However, simply targeting BBB integrity alone is not sufficient to protect mice from lethal rabies since administration of a chemokine, MCP-1, enhanced BBB permeability but did not significantly increase the survival rate of mice infected with DRV-Mexico . Neither does immunization with an inactivated RABV preparation 5 days after infection with DRV-Mexico despite inducing serum VNA. On the other hand, administration of MCP-1 to mice immunized with inactivated RABV significantly improved their survival from DRV-Mexico indicating that the combined effects of enhancement of BBB permeability and the production of rabies-specific VNA is protective . In the present study, none of the dogs that succumbed to rabies had serum VNA = />0.5 IU and their CSF VNA were even lower (~0.1 IU). This is despite the possibility that BBB permeability became enhanced at the end of their lives as suggested by the greater numbers of WBC and high protein levels detected in their CSF. In the dogs with non-lethal infection, BBB permeability had likely been enhanced at some stage since VNA, WBC, and high protein levels were detected in their CSF. Moreover, residual CD3 cell accumulation was observed but no virus antigen in the CNS tissues of these dogs at the time of sacrifice, suggesting that immune effectors acting in the CNS had cleared the virus. In the mouse model, lethal infection with wt RABV (DRV-Mexico) is not accompanied by enhanced BBB permeability (cerebrum, cerebellum, or spinal cord) at days 6 or 9 dpi when RABV antigens or RNA are detected in the CNS . This is consistent with observations in mice of lethal infections with a variety of other wild-type RABV . The apparent discrepancies observed between mice and dogs in the loss of BBB integrity indicate that the pathogenic processes in these two animal species may be somewhat different. Also, these discrepancies in BBB permeability may be due to the close co-adaptation of viral strain to their specific homologous host (dogs) than the spillover. Nevertheless, the correlation between the presence of VNA in the CSF and the clearance of RABV from the CNS is shared. In 3 of the humans that recovered from rabies, whether treated with the Milwaukee protocol or not, virus specific antibodies were detected in their CSF at the time of hospitalization , , . In dogs recovered from infection with laboratory-attenuated virus, VNA was also detected in the CSF . A ferret that recovered from rabies encephalitis also had detectable VNA in the CSF . In our study, the dogs surviving wt RABV infection developed only mild disease without typical rabies symptoms yet developed high VNA levels in both serum and CSF. Particularly, the presence of VNA in CSF strongly suggests that the virus invaded their CNS. This is very different from immunized dogs in which VNA was produced in the serum, but not in the CSF. The detection of VNA in CSF and evidence of limited immune cell infiltration into CNS tissues makes it likely that the dogs survived the wt RABV infection by clearing the virus from the CNS. Thus we conclude that, like humans and other species , –, , infection of dogs with wt RABV is not invariably lethal even when the virus has reached the CNS. The mechanisms whereby certain dogs mediated an RABV-specific immune response that reached in the CNS and survived while others did not remain to be understood and may provide the foundations for the development of novel therapeutic intervention strategies for clinical rabies.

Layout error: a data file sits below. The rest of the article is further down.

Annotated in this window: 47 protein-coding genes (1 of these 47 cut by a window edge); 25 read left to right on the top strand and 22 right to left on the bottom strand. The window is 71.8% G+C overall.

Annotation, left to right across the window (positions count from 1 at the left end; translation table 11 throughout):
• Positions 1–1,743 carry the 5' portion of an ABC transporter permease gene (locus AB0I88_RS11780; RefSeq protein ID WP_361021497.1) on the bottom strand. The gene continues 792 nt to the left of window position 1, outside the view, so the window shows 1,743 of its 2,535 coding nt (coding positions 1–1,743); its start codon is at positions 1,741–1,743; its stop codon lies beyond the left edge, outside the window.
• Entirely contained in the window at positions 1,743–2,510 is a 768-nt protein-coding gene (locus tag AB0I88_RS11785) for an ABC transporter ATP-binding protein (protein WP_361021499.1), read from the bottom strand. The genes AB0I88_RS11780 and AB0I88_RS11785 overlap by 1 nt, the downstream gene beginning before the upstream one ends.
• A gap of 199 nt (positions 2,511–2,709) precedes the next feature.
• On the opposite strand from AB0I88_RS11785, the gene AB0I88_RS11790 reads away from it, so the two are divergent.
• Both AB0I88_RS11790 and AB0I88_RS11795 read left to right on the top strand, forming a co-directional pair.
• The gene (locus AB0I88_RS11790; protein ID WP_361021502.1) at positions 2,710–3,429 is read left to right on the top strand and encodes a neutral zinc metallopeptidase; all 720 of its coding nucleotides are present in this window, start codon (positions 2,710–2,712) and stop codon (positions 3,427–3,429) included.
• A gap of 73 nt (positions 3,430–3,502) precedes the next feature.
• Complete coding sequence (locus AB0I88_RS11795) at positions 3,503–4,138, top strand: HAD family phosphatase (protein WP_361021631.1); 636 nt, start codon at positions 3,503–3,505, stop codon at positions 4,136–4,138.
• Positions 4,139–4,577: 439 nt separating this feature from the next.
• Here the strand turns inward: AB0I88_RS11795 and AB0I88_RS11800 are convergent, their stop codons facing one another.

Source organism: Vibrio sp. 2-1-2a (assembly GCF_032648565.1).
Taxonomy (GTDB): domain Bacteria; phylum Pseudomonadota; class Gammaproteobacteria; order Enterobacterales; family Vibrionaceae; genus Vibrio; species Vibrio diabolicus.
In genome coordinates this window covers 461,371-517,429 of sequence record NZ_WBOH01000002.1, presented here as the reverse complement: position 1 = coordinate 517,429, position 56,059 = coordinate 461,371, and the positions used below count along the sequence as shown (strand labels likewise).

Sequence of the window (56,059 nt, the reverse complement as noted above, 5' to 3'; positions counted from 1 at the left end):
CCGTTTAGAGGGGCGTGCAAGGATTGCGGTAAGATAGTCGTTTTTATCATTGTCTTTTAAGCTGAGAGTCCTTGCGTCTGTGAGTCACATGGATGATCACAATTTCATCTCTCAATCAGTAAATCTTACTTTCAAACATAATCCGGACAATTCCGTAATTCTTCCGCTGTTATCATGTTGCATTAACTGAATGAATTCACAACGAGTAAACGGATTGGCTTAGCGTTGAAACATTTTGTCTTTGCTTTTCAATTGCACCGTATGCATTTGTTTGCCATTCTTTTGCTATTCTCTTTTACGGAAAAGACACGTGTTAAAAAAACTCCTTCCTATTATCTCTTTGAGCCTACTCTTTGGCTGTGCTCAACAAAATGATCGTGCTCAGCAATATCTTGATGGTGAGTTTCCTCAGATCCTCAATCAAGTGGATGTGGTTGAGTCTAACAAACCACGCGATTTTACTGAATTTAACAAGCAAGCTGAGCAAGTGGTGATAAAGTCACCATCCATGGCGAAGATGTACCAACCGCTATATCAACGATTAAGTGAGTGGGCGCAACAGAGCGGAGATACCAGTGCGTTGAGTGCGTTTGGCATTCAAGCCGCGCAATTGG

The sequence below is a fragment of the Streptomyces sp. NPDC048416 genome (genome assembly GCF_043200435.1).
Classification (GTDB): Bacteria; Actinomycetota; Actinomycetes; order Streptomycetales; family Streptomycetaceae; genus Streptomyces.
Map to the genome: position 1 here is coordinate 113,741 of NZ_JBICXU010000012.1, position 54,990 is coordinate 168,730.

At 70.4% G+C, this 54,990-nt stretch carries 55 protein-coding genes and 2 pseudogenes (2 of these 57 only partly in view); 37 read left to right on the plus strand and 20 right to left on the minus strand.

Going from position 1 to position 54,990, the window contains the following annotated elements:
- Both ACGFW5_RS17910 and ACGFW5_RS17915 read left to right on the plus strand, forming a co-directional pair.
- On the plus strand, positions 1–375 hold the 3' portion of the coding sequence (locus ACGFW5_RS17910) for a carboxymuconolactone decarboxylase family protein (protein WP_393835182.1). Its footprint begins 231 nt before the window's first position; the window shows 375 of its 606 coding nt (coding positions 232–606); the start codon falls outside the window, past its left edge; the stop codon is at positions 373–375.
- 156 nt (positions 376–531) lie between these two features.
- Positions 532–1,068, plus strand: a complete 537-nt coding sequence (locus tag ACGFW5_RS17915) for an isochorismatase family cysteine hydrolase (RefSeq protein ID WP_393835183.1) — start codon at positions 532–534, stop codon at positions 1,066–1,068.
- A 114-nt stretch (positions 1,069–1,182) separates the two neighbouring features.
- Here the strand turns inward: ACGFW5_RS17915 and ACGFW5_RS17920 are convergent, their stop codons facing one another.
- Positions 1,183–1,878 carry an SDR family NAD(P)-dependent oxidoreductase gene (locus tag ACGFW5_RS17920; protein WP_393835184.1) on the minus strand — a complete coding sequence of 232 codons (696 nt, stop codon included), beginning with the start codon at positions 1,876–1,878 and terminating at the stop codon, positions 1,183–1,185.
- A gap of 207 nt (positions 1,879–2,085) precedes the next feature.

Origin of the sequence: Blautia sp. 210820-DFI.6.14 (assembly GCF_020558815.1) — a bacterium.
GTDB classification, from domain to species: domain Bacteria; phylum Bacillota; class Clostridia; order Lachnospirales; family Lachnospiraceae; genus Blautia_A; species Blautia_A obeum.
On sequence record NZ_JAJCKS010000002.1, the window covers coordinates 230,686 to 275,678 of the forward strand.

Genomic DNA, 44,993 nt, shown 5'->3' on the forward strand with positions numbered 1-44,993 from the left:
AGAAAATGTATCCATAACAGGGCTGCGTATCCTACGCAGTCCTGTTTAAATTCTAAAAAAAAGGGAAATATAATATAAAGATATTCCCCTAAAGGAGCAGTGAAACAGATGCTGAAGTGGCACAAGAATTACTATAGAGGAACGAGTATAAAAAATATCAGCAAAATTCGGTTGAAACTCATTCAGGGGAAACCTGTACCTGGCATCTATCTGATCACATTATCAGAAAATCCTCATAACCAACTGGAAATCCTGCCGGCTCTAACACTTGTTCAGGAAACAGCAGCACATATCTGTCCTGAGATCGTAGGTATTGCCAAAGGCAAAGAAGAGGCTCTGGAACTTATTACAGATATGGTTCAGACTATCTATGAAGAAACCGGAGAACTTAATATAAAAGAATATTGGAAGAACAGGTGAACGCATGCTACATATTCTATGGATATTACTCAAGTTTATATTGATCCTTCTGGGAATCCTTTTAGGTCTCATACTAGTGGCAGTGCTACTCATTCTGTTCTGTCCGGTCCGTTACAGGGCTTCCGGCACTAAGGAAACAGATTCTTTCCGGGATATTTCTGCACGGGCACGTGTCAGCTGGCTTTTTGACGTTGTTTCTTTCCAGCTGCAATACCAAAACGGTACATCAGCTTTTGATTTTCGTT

The authors are thankful to Tanya Cooper, Frank Waters and other members of the Animal Resources department at the University of Georgia, CVM for caring for the experimental dogs.
Conceived and designed the experiments: ZFF BH. Performed the experiments: CWG MZ WH CML CH GS SBH ZC YY. Analyzed the data: ZFF CWG MZ. Contributed reagents/materials/analysis tools: DCH BD. Wrote the paper: CWG DCH BD ZFF.
- 1. WHO (2005) WHO Expert Consultation on rabies. World Health Organ Tech Rep Ser 931: 1–88 back cover.
- 2. Jackson AC (2009) Therapy of rabies encephalitis. Biomedica 29: 169–176.
- 3. Nigg AJ, Walker PL (2009) Overview, prevention, and treatment of rabies. Pharmacotherapy 29: 1182–1195. doi: 10.1592/phco.29.10.1182
- 4. Murphy FA (1977) Rabies pathogenesis. Arch Virol 54: 279–297. doi: 10.1007/bf01314774
- 5. Hooper DC, Roy A, Barkhouse DA, Li J, Kean RB (2011) Rabies virus clearance from the central nervous system. Adv Virus Res 79: 55–71. doi: 10.1016/b978-0-12-387040-7.00004-4
- 6. Fekadu M, Baer GM (1980) Recovery from clinical rabies of 2 dogs inoculated with a rabies virus strain from Ethiopia. Am J Vet Res 41: 1632–1634.
- 7. Miller A, Morse HC, 3rd Winkelstein J, Nathanson N (1978) The role of antibody in recovery from experimental rabies. I. Effect of depletion of B and T cells. J Immunol 121: 321–326.
- 8. Starr LE, Sellers TF, Sunkes EJ (1952) Apparent recovery of a dog from rabies. J Am Vet Med Assoc 121: 296.
- 9. Alvarez L, Fajardo R, Lopez E, Pedroza R, Hemachudha T, et al. (1994) Partial recovery from rabies in a nine-year-old boy. Pediatr Infect Dis J 13: 1154–1155. doi: 10.1097/00006454-199412000-00020
- 10. Centers for Disease C, Prevention (2012) Recovery of a patient from clinical rabies–California, 2011. MMWR Morb Mortal Wkly Rep 61: 61–65.
- 11. Hattwick MA, Weis TT, Stechschulte CJ, Baer GM, Gregg MB (1972) Recovery from rabies. A case report. Ann Intern Med 76: 931–942. doi: 10.7326/0003-4819-76-6-931